This week’s builder is a MOCpages luminary who has racked up countless hits, comments and fans since his online debut in 2007. Known as much for his inventive and humorous Sci-Fi storylines as his clever building, Rob Ludgonious has a unique style that continues to evolve. I sat down with Emperor Ludgonious of the Ludgonian Industrial Union (LIU) in a washing-machine sized conveyance inside the Gateway Arch in his hometown of St. Louis Missouri. We talked about Mutual of Omaha’s “Wild Kingdom”, Stratocasters vs. Telecasters and the enduring legacy of Elton Mayo. We also talked about LEGO.
KG: Talk about your theme the LIU, its beginnings and what is it about the theme that gives you seemingly endless inspiration to build?
RL Believe it or not, the LIU is a variation of a theme I created as a child. My three siblings and I had a large LEGO town in which each of us controlled one family. For some reason that I still don’t understand today, economics and money played a huge role in our town. Even our families were named by their economic rank. Being the oldest and having the most bricks, my family was known as the ‘First Richest’. My next oldest sibling, controlled the ‘Second Richest’ and so on. My family, the “First Richest’, owned a company called LLL that had a monopoly over transportation, fuel, communications, and other vital services. At one point, we started forcing each other to pay for various town services in LEGO (usually in LEGO coins). Being the richest and most powerful family, I never had problems obtaining the few resources my other siblings controlled. Eventually their businesses folded, and the LLL assumed ownership of the entire town.
I went through a semi-Dark Age during college, mostly because I was away from my collection. I never really lost interest in the bricks, so I began searching for LEGO online. It was then that I stumbled upon MOCpages. I became particularly interested in some of the totalitarian space themes, including the Iron Reich. When I eventually returned to LEGO, my first instinct was to modify my childhood economic theme (LLL) into my own space theme, the Ludgonian Industrial Union (LIU). The greatest thing about the LIU is its scope. Being an entity that controls an entire galaxy and billions of planets, there is really no limit my inspirations. Some citizens live on ultra-high tech worlds with all the amenities, while citizens on an adjacent agricultural world may be living in medieval squalor. This broad range allows me to take inspiration from nearly anything imaginable.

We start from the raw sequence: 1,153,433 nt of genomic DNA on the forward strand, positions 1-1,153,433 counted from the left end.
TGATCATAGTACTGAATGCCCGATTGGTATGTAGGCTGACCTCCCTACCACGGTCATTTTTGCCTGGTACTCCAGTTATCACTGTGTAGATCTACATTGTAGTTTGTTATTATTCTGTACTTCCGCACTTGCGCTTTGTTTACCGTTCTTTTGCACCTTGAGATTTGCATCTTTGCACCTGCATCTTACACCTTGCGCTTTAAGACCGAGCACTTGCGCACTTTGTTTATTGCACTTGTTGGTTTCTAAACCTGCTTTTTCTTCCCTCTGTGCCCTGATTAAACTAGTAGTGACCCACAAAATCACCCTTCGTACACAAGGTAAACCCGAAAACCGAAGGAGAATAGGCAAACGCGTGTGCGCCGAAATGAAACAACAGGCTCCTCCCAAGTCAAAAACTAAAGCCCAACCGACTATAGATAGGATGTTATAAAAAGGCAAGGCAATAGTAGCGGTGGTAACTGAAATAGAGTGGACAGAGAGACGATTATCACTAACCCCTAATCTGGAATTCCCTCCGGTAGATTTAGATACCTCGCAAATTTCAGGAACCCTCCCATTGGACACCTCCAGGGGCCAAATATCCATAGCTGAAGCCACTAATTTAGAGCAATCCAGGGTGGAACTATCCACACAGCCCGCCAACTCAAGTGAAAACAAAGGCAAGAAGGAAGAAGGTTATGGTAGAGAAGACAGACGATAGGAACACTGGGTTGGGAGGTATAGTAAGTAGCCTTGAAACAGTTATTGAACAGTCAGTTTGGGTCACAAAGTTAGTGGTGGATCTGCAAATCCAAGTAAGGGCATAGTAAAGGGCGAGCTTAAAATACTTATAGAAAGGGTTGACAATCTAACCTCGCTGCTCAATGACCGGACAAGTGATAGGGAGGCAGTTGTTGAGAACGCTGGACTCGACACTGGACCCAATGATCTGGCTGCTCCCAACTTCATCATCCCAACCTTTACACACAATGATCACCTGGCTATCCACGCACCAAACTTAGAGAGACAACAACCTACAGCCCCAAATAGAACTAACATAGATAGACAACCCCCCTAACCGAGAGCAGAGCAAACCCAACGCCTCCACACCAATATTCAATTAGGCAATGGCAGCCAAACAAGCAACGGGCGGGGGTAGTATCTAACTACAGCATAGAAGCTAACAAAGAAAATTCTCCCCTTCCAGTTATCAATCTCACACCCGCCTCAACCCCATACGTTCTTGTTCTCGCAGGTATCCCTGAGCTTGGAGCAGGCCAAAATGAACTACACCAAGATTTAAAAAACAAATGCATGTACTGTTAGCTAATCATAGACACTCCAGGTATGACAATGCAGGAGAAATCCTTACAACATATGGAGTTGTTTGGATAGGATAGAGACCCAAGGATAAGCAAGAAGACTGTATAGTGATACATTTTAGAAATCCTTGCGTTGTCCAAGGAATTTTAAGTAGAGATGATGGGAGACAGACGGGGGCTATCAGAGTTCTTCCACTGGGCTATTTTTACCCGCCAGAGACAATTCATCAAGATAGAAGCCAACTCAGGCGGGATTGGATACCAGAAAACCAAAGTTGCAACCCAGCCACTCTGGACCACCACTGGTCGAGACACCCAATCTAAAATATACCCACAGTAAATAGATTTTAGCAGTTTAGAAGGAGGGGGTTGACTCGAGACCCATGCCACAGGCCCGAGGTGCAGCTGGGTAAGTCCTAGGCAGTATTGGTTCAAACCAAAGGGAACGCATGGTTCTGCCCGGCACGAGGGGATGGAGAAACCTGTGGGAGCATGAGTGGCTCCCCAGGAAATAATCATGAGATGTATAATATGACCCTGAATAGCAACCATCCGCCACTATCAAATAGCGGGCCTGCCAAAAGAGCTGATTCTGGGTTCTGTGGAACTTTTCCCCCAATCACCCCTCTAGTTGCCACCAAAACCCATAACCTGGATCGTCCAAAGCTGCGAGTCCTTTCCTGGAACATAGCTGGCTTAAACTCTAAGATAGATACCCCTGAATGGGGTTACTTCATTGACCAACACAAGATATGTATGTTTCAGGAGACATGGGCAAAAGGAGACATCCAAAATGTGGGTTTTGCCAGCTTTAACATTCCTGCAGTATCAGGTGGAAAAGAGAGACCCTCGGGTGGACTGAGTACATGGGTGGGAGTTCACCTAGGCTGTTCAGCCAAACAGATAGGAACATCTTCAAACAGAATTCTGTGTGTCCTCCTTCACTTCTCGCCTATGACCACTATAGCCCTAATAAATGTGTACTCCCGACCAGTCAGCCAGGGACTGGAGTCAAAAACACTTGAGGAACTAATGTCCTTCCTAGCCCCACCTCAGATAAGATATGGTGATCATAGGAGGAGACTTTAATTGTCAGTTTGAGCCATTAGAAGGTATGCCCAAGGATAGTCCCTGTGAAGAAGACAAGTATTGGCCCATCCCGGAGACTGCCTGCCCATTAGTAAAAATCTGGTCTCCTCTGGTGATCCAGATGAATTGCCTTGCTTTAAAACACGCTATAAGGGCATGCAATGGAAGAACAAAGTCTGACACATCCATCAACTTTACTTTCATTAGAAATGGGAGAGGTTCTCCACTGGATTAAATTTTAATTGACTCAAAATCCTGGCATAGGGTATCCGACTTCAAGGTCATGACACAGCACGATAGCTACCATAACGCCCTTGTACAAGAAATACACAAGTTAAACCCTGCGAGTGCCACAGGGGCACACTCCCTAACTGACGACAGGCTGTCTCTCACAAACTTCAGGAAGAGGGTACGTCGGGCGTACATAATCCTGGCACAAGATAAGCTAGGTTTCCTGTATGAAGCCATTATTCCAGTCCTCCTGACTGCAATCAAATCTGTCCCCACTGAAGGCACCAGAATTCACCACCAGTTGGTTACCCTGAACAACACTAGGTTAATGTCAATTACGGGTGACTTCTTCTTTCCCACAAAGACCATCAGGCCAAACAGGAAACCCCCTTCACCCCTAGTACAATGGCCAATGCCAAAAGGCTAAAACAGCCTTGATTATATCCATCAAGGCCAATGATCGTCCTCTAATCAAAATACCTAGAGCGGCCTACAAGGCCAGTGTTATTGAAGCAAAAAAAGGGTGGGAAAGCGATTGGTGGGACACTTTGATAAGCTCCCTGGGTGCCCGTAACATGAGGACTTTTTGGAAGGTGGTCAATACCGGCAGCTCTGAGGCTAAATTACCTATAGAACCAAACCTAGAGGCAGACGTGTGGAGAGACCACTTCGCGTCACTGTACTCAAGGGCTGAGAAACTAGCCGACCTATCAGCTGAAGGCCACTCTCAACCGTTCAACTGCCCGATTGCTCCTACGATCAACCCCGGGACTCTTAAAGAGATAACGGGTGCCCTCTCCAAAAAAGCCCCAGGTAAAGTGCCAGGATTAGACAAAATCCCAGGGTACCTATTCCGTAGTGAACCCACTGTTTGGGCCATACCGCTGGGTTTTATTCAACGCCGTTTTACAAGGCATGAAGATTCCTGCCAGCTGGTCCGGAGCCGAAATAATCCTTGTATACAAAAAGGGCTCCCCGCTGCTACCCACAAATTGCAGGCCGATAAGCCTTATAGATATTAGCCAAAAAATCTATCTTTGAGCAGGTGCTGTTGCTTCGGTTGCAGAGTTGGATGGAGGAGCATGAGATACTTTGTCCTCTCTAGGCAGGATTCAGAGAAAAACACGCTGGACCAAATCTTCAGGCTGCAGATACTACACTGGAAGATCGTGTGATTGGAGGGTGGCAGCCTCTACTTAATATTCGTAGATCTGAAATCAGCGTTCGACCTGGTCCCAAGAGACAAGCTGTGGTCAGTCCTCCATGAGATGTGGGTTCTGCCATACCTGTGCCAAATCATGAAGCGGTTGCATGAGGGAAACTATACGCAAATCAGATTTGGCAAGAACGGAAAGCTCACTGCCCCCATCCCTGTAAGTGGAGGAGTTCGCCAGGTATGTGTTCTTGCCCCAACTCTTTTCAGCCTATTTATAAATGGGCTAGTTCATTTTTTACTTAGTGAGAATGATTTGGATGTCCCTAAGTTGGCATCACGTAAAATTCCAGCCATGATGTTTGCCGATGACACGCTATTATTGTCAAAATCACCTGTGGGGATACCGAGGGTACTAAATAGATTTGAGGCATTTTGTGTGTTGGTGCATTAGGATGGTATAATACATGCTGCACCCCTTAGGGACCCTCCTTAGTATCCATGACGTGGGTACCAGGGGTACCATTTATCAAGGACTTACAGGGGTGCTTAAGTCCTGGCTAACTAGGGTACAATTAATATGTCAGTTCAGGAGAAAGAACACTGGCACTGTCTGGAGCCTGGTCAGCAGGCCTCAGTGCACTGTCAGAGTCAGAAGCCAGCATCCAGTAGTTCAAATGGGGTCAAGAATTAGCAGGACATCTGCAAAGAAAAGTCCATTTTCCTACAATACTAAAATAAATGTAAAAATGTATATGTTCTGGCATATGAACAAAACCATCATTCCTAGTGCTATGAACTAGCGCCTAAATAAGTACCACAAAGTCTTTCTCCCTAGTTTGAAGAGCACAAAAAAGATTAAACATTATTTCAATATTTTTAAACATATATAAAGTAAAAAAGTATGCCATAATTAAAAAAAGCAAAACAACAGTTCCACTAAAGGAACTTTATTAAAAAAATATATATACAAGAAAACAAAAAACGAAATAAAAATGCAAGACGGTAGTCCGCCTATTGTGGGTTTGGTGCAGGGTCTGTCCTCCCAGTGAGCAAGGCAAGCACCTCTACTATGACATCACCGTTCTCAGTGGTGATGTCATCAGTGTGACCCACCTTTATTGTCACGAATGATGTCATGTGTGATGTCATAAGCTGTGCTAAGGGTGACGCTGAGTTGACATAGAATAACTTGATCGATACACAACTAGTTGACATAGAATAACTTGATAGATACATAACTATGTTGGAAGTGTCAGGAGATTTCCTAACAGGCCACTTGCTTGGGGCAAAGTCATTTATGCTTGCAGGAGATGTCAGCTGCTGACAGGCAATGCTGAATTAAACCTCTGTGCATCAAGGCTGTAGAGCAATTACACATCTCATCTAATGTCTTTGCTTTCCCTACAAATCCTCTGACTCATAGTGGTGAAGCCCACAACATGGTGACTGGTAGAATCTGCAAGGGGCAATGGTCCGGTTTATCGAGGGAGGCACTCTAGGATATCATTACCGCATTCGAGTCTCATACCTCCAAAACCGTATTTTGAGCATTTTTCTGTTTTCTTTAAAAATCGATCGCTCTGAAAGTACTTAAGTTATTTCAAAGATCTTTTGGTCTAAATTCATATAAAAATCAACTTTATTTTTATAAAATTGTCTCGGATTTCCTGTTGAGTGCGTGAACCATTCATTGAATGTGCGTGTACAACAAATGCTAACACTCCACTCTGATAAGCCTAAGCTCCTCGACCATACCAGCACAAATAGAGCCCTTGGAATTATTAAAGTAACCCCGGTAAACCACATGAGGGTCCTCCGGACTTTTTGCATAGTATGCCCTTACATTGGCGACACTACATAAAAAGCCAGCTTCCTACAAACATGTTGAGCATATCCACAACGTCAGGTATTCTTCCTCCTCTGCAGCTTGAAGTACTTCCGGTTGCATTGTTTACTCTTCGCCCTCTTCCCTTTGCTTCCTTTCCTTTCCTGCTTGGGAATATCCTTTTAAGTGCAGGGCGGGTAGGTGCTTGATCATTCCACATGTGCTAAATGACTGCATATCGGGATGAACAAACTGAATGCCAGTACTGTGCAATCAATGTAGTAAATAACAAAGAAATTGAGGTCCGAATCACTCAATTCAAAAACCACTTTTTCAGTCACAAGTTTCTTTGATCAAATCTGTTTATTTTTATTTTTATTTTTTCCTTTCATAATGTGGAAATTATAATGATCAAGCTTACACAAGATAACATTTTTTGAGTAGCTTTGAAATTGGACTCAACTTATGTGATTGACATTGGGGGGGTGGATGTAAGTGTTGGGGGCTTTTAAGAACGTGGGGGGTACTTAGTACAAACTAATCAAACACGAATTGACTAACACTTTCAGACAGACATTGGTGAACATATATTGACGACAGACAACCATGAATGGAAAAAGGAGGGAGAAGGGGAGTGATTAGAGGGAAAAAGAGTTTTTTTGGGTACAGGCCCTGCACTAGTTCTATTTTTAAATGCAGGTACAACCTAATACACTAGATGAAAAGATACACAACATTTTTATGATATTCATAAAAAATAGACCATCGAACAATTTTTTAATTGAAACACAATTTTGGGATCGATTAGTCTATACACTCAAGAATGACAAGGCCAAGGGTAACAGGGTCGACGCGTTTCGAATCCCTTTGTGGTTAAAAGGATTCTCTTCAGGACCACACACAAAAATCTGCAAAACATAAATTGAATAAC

KG: A casual comparison of your first offerings in 2007 and new work reveals a distinct progression in not only building prowess but also presentation skill. Was it just a natural 5 year evolution, or did you make distinct efforts to improve in some areas?
RL I made a distinct effort to improve. When I first returned to building, I got overly excited about posting things and telling a story. I often rushed to throw together a MOC just so I could post it. On MOCpages, this was sufficient enough to elicit several comments of praise, and there was really no motivation to improve. I was reaping rewards for some pretty sub-par builds (I cringe when I revisit some of my older stuff). After a while, the euphoric feelings I got from the comments started to wear off, and I started to see my builds for what they really were, crap. At that point, I made an effort to improve both my building and presentation skills. I befriended some of the more advanced builders on MOCpages and joined Flickr so that my builds would be truly scrutinized, and I could get some honest feedback. I slowed down and started focusing on quality instead of quantity.
KG: You are one of the rare builders that values the story as much as the build itself. Describe your process: does the building or part restrictions limit what you write? Is the story complete before you build? And has there ever been an idea you couldn’t bring to life?
RL: I always start with a basic idea and maybe a few plot points. Every build is a little different in this regard, sometimes I have more of structured plot, other times, I just have a really vague idea. The story really starts to take shape after a I build a few scenes. These first scenes set the tone for the whole story. I find it’s easier to develop settings, characters and a plot after looking at the beginning builds. Sometimes, the story develops and some of the initial scenes don’t seem to fit anymore. I have a folder with a growing number of scrapped scenes.
Part restrictions don’t usually restrict what I write. If a part is that important to the story, I’ll usually buy it. In the past, I’ve changed or altered a story when a build didn’t turn out the way I envisioned. Sometimes my ideas are too grandoise.
There have been ideas that I could not bring to life in the scale that I initially envisioned, but I’m still able to bring a them to life in some form or another. Size and space seem to be my biggest restrictions, but I also find it harder to photograph large MOC’s. These factors often limit the scale in which I can bring an idea to life.